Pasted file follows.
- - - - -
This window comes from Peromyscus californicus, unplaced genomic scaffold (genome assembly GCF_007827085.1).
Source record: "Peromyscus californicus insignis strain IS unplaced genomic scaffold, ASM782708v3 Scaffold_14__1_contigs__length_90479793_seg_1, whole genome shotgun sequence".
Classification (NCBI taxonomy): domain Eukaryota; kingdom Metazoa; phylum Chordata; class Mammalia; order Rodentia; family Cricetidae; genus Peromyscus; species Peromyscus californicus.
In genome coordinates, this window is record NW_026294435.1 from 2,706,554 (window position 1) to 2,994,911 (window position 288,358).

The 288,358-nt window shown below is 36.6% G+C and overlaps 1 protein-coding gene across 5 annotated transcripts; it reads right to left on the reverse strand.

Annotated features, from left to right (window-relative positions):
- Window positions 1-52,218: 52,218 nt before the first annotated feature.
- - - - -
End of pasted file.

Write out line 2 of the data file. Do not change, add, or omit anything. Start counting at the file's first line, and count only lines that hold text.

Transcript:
Source record: "Peromyscus californicus insignis strain IS unplaced genomic scaffold, ASM782708v3 Scaffold_14__1_contigs__length_90479793_seg_1, whole genome shotgun sequence".